Subway Launched An Entire Website To Prove Their Tuna Is Real Once And For All

·2 min read
Photo credit: Justin Sullivan - Getty Images
Photo credit: Justin Sullivan - Getty Images

If you've been keeping up with Subway news, especially surrounding a recent investigation of their tuna products, it may not be much of a shocker to you that the company has made a website all about their tuna claiming it's absolutely real. On the other hand, if you have absolutely *no* idea what I'm talking about when it comes to Subway's tuna...here's everything you need to know.

In January of this year, The Washington Post reported Subway was facing a lawsuit that claimed their tuna products are not tuna at all. Still, Subway stood by the fact that they use all real tuna products in their stores, though it may be worth noting that the sandwich chain recently underwent a total menu revamp.

Following the report from The Washington Post, The New York Times started an investigation to get to the bottom of the mysterious tuna by purchasing a Subway tuna sandwich and sending the fish off to a lab that specializes in fish testing. Ultimately, the lab got back to the paper and said that: “No amplifiable tuna DNA was present in the sample and so we obtained no amplification products from the DNA. Therefore, we cannot identify the species.”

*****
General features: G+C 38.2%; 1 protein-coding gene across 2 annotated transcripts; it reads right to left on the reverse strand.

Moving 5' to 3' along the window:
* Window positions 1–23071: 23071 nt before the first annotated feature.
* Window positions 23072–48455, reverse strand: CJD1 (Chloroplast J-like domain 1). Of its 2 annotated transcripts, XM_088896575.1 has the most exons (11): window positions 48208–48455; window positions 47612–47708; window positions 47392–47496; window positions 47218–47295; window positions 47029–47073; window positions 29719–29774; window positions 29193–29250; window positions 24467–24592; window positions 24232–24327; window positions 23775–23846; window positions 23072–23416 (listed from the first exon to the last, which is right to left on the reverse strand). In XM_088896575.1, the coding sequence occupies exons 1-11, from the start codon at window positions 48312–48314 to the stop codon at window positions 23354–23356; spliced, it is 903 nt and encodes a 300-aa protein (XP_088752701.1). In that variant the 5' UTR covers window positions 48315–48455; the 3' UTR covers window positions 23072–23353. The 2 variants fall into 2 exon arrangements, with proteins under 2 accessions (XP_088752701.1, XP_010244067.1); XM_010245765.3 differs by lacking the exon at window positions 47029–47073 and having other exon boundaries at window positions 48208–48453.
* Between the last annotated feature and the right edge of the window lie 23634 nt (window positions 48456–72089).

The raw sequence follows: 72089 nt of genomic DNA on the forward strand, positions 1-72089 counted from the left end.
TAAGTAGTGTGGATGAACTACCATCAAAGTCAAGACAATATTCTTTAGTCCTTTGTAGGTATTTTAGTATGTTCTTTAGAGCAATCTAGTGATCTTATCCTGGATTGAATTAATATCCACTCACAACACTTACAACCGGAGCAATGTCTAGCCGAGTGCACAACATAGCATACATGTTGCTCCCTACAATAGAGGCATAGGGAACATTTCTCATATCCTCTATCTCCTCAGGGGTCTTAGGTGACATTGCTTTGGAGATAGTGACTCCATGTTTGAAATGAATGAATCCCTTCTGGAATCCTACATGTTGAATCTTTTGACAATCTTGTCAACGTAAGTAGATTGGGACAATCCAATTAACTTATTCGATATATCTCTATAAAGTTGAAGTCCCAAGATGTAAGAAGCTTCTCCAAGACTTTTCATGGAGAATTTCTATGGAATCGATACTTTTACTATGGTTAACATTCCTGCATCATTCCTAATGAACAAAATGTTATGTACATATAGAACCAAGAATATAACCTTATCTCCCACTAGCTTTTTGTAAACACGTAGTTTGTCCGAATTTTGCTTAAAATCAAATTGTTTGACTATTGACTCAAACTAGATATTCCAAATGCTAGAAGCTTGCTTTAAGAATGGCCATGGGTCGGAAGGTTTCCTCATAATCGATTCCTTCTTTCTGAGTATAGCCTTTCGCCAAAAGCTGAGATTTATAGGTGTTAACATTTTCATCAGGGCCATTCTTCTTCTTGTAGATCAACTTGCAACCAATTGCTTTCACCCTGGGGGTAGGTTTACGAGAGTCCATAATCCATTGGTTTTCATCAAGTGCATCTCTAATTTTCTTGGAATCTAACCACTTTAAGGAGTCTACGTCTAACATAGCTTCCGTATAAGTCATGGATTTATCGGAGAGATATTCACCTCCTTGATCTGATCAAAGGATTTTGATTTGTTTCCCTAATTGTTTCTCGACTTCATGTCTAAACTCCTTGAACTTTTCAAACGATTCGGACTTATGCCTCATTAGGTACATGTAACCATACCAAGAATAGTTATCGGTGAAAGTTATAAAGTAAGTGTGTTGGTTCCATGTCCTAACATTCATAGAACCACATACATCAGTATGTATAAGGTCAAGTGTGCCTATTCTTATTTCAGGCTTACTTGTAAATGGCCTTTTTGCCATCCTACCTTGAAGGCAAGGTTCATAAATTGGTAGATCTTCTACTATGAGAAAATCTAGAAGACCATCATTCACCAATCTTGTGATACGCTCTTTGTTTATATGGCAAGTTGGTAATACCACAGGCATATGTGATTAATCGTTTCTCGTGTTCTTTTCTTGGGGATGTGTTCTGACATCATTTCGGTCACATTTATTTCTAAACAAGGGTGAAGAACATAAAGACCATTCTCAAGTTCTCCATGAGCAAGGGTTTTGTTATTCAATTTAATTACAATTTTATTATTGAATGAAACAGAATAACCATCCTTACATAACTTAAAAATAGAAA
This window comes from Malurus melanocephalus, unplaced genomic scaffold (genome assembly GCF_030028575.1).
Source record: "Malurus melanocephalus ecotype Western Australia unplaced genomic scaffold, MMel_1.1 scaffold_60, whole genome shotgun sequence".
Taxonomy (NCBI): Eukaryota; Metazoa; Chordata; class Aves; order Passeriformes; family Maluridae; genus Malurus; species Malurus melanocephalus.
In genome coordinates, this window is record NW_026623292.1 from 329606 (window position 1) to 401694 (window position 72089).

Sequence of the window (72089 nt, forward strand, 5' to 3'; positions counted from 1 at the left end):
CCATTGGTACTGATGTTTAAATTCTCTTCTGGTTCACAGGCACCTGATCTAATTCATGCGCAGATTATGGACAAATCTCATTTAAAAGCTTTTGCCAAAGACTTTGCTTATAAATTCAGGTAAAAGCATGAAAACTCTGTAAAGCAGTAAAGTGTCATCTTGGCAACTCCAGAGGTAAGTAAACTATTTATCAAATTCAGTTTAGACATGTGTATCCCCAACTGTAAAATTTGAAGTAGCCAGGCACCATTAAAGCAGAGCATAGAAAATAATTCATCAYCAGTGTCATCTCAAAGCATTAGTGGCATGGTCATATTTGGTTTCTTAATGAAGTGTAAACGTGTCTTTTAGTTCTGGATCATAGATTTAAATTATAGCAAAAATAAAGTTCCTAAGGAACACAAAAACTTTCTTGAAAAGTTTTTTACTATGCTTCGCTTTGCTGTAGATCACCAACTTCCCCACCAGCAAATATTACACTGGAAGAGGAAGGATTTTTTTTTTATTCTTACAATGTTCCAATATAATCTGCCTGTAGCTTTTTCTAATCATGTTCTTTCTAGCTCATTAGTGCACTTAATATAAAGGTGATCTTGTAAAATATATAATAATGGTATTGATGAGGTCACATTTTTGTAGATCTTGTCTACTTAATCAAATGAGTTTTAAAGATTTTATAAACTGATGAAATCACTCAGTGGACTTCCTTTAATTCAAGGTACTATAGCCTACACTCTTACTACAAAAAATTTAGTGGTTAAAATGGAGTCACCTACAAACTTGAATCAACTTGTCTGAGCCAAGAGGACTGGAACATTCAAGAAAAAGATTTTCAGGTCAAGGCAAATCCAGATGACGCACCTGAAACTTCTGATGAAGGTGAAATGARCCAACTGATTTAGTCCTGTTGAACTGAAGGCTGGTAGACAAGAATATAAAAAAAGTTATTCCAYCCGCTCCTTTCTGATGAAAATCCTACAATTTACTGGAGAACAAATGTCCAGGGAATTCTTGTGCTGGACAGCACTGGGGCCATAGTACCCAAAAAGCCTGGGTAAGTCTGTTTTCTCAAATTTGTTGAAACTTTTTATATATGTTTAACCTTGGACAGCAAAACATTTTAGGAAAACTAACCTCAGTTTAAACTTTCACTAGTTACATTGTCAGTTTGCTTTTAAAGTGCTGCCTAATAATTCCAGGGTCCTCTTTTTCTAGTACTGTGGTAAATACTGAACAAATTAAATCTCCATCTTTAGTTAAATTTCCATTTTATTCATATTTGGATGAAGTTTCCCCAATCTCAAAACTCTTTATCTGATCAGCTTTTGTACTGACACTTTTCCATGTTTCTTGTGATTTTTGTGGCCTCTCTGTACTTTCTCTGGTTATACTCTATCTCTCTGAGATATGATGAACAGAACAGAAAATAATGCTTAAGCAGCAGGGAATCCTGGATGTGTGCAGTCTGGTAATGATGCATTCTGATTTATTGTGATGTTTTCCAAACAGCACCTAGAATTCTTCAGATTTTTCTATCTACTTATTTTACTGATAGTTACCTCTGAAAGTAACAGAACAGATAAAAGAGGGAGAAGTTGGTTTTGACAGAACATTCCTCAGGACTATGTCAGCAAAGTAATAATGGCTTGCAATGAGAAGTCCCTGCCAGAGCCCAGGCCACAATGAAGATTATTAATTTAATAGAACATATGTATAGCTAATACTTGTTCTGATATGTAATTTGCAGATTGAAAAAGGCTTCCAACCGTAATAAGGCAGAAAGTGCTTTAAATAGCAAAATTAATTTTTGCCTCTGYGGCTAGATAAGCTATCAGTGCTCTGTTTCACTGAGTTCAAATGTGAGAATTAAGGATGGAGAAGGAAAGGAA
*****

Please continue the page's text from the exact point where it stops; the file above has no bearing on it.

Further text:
These results either mean that the tuna is so heavily processed that the present tuna could not be identified, or what was identified was not tuna. The recently launched SubwayTunaFacts.com is arguing the former, but is saying that the lab testing was not legitimate. The first pop-up you see when entering the site says: "What actually happened is that the New York Times commissioned a test that couldn’t detect tuna DNA in their sample. According to scientific experts, this is not unusual when testing cooked tuna and it absolutely doesn’t mean the sample that was tested contained zero tuna."

Additionally, answers from Subway about where they source their fish, their quality control processes, and additional information about the margin of error in lab tests are talked about in-depth on the site. You can check out the Subway Tuna Facts website here.

Subway did not immediately respond to Delish's request for comment.

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